There is a picture on the wall of my older brother’s home, of me smiling, and one of my teeth is missing because I’m six, and my hair is blond, and it’s carefully combed. Unless you are me, you would never know how deeply that boy in the picture felt like an orphan, felt awkward in his life, had gotten used to grim sadness and loneliness. You would never know that he lived a compromised life in which a part of him still hoped to be cherished by his mom but another part of him, a harder part, knew he needed to be practical and needed to acknowledge reality. So he went to school everyday, he went through the motions, he allowed himself to get caught up in his life, and gradually, over the years, he lost his feeling for the other part of him that was soft and soaring and never stopped hoping for cherishment and was full of tears, tears like an ocean….

Me and Rob

She was all shadow to him. To me. 

Mom died 13 years ago, back in 2007. Lots of grieving, lots of healing since then, including coming into awareness of something I had long ago forgotten: how deeply I yearned for motherlove. How deep the yearning is in all of us. The body we had as infants was so so tiny, but inside our tiny bodies was an entire universe of need for sunlight. Back then we couldn’t generate it on our own. Back then we couldn’t even think of ourselves as separate. But we could feel the moments of separation. We could feel them, and what they felt like was darkness and despair deepening into a sense of utter annihilation.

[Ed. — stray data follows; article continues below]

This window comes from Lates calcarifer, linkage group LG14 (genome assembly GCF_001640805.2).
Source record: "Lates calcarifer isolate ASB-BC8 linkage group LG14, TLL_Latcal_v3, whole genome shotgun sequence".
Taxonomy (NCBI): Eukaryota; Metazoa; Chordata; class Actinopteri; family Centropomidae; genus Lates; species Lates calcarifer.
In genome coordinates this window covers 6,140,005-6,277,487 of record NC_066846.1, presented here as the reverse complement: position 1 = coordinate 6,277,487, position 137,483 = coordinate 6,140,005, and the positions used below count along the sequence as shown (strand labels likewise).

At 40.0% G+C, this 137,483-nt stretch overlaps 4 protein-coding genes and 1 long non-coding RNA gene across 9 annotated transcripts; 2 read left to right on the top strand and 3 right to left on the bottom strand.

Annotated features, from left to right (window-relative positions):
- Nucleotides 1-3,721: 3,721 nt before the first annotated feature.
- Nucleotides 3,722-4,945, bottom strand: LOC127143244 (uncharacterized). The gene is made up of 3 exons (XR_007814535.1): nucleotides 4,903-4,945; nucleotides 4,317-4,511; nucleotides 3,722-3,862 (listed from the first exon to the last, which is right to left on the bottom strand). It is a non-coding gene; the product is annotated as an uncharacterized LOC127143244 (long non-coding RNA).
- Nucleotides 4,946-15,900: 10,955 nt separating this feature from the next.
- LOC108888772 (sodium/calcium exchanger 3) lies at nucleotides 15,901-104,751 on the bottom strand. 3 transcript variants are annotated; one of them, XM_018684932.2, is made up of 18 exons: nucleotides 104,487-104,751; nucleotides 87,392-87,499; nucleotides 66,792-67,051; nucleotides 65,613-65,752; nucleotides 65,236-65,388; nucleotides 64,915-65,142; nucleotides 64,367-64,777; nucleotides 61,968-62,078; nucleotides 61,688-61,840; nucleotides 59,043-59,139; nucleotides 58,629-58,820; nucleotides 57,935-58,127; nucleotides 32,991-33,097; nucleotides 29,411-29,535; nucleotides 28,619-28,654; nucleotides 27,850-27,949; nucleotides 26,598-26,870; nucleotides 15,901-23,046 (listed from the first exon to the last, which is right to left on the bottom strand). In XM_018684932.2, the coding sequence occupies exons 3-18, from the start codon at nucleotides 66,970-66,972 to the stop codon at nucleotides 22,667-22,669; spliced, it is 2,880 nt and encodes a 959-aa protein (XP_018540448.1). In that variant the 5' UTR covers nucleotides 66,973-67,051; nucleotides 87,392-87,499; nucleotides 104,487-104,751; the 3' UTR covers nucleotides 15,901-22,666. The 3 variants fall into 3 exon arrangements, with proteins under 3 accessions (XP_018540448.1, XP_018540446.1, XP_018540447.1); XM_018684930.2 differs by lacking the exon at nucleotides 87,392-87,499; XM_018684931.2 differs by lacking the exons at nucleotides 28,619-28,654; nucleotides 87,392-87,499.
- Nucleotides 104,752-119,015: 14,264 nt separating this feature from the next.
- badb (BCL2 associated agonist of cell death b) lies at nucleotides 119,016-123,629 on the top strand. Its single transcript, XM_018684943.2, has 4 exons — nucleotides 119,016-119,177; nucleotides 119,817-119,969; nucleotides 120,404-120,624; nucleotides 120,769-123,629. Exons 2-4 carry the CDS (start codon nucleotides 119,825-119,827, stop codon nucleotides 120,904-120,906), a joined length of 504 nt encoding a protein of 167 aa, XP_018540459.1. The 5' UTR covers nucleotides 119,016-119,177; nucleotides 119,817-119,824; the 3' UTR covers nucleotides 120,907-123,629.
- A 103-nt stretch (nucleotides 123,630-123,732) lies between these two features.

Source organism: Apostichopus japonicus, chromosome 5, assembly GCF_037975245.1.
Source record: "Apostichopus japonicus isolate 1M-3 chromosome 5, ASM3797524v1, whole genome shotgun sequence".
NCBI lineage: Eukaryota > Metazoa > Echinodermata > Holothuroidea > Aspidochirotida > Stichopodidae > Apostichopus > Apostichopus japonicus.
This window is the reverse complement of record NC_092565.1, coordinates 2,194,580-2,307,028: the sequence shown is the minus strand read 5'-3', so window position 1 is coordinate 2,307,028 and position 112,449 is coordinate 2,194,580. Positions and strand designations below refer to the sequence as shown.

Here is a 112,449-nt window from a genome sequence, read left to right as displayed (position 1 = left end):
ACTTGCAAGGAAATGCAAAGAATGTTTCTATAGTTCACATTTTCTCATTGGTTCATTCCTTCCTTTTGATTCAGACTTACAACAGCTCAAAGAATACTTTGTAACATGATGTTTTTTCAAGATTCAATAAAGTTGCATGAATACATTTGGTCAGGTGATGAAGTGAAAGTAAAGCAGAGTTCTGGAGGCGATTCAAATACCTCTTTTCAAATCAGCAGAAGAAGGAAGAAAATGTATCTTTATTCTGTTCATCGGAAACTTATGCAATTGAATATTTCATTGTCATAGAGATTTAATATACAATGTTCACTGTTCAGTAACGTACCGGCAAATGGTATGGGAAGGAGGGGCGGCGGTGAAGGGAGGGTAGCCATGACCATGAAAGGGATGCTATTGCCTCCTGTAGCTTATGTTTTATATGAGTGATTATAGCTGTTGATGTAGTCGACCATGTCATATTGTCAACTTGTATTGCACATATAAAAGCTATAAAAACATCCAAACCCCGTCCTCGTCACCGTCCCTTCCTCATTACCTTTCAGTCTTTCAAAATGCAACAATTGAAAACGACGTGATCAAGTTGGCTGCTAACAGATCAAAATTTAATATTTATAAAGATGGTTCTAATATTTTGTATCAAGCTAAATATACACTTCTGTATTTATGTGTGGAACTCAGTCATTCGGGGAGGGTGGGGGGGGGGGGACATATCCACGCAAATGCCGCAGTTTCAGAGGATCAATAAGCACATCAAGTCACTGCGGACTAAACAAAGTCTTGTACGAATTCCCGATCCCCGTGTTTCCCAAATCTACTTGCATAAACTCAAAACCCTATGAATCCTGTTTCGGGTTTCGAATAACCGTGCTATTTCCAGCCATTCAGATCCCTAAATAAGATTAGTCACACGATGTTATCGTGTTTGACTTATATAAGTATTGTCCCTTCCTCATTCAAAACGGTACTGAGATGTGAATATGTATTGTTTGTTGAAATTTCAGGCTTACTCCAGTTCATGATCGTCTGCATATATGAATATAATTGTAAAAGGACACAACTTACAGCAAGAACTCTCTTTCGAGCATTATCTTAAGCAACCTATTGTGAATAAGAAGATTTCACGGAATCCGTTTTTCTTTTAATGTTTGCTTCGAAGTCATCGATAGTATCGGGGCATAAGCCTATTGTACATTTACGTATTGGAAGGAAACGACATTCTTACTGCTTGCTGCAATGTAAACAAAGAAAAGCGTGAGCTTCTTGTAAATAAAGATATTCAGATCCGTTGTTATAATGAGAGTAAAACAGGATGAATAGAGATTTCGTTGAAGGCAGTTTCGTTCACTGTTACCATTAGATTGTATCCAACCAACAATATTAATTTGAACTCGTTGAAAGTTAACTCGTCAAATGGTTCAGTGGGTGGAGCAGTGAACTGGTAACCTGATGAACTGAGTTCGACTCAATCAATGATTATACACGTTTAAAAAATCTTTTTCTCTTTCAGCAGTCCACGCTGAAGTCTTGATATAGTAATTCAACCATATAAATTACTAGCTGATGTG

My mother. I think she was sexually abused. I know she was mentally ill and a lifelong drug abuser. I also know that she wanted to stand up in her life but could never see a way to get up off of her knees. 

Some of us today just don’t want to cheer. We want to cry. Maybe we want to boo. I completely get that. But I don’t want to boo. I feel gratitude that my mom was the door through which my spirit and my body entered this world, and she has been a profound teacher to me, even as the lessons have been very hard. 

Maybe all this is why my colleague the Rev. Becky Edminston-Lange says that “the minister who thinks she or he can deliver the perfect Mothers Day sermon probably needs their medications adjusted.” 

The issue of mothers is complex. Cheers. Tears. Boos. And everything in between. 

And moms themselves know it. Do they ever.

From almost 4000 years ago–from ancient Egypt–we hear this ode to mothers: “Thou shalt never forget thy mother and what she has done for thee… For She carried thee long beneath her heart as a heavy burden, and after thy months were accomplished she bore thee. Three long years she carried thee upon her shoulder and gave thee her breast to thy mouth, and as thy size increased her heart never once allowed her to say, ‘Why should I do this?’”